The Abundant Earth, by Diego Rivera

One of Rivera's most complex and successful mural cycles was painted in the former Jesuit chapel in Chapingo, which served as the auditorium of the Escuela Nacional de Agricultura (now the Universidad Autónoma). The artist devised a program of 41 fresco panels in which socialist revolution parallels the evolution of nature. The two themes mirror each other along the opposite walls of the chapel, and the images use symbolism drawn from Christian and Aztec cultures, allegorical female figures derived from academic art and modernist montage techniques.

The Abundant Earth is one of the 41 fresco panels, tracing the development of natural growth from seed to a flowering plant.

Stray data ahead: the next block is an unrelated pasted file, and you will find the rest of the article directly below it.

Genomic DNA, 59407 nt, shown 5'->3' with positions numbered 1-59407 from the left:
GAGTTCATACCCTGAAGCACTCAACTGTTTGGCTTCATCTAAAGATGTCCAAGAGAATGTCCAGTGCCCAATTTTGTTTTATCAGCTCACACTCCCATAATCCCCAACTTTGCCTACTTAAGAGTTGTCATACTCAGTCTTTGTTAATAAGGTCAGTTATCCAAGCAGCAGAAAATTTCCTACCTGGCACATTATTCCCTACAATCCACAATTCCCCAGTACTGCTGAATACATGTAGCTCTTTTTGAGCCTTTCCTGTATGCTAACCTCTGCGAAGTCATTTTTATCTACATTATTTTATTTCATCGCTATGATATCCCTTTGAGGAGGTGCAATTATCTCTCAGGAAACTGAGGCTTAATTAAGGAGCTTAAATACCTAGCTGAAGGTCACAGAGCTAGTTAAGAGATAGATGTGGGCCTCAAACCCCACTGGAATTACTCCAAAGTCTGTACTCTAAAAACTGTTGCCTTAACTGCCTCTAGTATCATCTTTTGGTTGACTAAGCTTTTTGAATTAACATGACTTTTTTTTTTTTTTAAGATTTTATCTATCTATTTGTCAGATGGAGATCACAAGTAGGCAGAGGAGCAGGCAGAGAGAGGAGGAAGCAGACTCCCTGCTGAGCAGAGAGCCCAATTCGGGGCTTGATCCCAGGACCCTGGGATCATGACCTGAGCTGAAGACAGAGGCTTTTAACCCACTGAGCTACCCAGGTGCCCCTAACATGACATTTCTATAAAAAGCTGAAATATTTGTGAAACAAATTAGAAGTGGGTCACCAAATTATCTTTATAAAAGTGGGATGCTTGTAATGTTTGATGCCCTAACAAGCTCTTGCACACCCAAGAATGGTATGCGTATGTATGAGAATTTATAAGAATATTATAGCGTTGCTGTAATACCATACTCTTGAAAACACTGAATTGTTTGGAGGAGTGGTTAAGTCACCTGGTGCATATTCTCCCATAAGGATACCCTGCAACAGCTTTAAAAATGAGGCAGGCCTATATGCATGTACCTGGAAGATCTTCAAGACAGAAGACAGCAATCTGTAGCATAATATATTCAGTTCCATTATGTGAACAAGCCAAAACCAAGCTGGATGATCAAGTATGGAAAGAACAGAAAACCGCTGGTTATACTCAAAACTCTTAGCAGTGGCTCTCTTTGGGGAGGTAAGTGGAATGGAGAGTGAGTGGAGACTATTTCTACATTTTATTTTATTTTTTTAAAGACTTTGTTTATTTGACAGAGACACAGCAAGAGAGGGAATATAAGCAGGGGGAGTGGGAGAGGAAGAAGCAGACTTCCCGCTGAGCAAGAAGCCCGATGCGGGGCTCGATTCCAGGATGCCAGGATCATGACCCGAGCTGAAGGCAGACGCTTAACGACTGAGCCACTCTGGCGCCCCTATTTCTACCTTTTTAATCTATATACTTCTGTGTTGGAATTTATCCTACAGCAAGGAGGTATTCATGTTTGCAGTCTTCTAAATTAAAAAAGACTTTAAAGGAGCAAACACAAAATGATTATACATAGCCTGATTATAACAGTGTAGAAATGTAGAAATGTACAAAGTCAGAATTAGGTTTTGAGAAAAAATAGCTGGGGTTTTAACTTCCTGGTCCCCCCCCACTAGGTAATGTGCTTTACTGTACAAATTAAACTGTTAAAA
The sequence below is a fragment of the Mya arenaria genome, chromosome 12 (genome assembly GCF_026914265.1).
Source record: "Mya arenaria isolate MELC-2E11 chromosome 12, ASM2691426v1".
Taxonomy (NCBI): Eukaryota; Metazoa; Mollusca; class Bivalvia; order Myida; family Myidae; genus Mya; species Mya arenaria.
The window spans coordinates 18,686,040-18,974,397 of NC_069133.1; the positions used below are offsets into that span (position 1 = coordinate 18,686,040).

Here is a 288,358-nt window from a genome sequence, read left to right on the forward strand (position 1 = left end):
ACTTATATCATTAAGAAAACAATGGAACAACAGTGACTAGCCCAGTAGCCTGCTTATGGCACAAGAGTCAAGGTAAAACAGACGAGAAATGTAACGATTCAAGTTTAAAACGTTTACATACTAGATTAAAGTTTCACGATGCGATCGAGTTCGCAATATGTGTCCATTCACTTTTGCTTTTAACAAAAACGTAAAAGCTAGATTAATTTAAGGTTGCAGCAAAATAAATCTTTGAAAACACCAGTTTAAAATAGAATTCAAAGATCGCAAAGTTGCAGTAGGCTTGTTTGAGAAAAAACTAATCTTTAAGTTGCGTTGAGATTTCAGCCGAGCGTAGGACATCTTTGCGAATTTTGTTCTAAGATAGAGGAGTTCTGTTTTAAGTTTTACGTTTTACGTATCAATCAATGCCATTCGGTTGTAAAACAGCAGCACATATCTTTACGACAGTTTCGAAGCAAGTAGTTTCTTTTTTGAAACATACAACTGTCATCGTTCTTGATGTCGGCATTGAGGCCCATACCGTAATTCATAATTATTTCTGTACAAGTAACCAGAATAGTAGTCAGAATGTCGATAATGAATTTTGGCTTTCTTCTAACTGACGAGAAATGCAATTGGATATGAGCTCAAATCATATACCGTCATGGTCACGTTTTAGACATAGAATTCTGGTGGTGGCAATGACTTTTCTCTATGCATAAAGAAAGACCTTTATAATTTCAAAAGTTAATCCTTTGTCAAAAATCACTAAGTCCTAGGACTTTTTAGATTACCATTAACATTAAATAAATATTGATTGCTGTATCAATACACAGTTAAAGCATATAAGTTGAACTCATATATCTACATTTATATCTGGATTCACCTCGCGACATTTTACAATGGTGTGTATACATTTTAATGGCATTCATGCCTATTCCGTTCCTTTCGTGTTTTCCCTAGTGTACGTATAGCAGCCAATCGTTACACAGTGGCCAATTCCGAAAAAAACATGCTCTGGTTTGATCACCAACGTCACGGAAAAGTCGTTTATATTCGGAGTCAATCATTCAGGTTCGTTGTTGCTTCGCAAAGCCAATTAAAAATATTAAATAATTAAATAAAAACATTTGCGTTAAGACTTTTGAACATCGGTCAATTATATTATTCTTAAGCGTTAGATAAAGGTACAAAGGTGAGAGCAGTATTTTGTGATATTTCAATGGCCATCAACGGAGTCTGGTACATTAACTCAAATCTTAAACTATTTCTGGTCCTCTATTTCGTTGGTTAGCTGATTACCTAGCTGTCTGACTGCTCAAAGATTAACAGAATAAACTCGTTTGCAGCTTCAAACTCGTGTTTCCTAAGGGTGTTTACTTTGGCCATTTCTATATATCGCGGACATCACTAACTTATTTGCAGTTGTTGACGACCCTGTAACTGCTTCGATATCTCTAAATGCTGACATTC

Although Rivera created a vast number of easel works, drawings and prints, which made his fortune as his fame increased, his renown was based on his murals. These displayed a sensibility that was radically different from that of his colleagues in the Mexican mural movement, for he possessed none of Orozco's introversion and lacked Siqueiros's political passion. He was an extrovert with a prodigious facility for painting that stemmed not only from his cosmopolitan training but also from his intellectual openness to mathematics and science as well as the humanities. He was also capable of conceiving art in the context of its historical potential, rather than as a purely personal statement or as a political weapon. Whereas his two colleagues had immediate experience of the human cost of the Revolution, Rivera never experienced the fighting directly, returning to Mexico only when the conflict had abated. For Rivera, injustice was abstract, not concrete; he was therefore not as extreme in his politics and personal opinions as were his colleagues. Although he had a lifelong sympathy with Marxist ideals, he was not psychologically committed to the Communist Party's shifting line, especially when it interfered with art. This led to his exploitation by capitalist interests during the early 1930s. Rivera's art, however, transcends such issues, through his remarkable idiosyncratic fusion of Renaissance, academic, modernist and indigenous Mexican techniques, styles and motifs, and his creation from them of a humanistically and aesthetically responsible socialist iconography.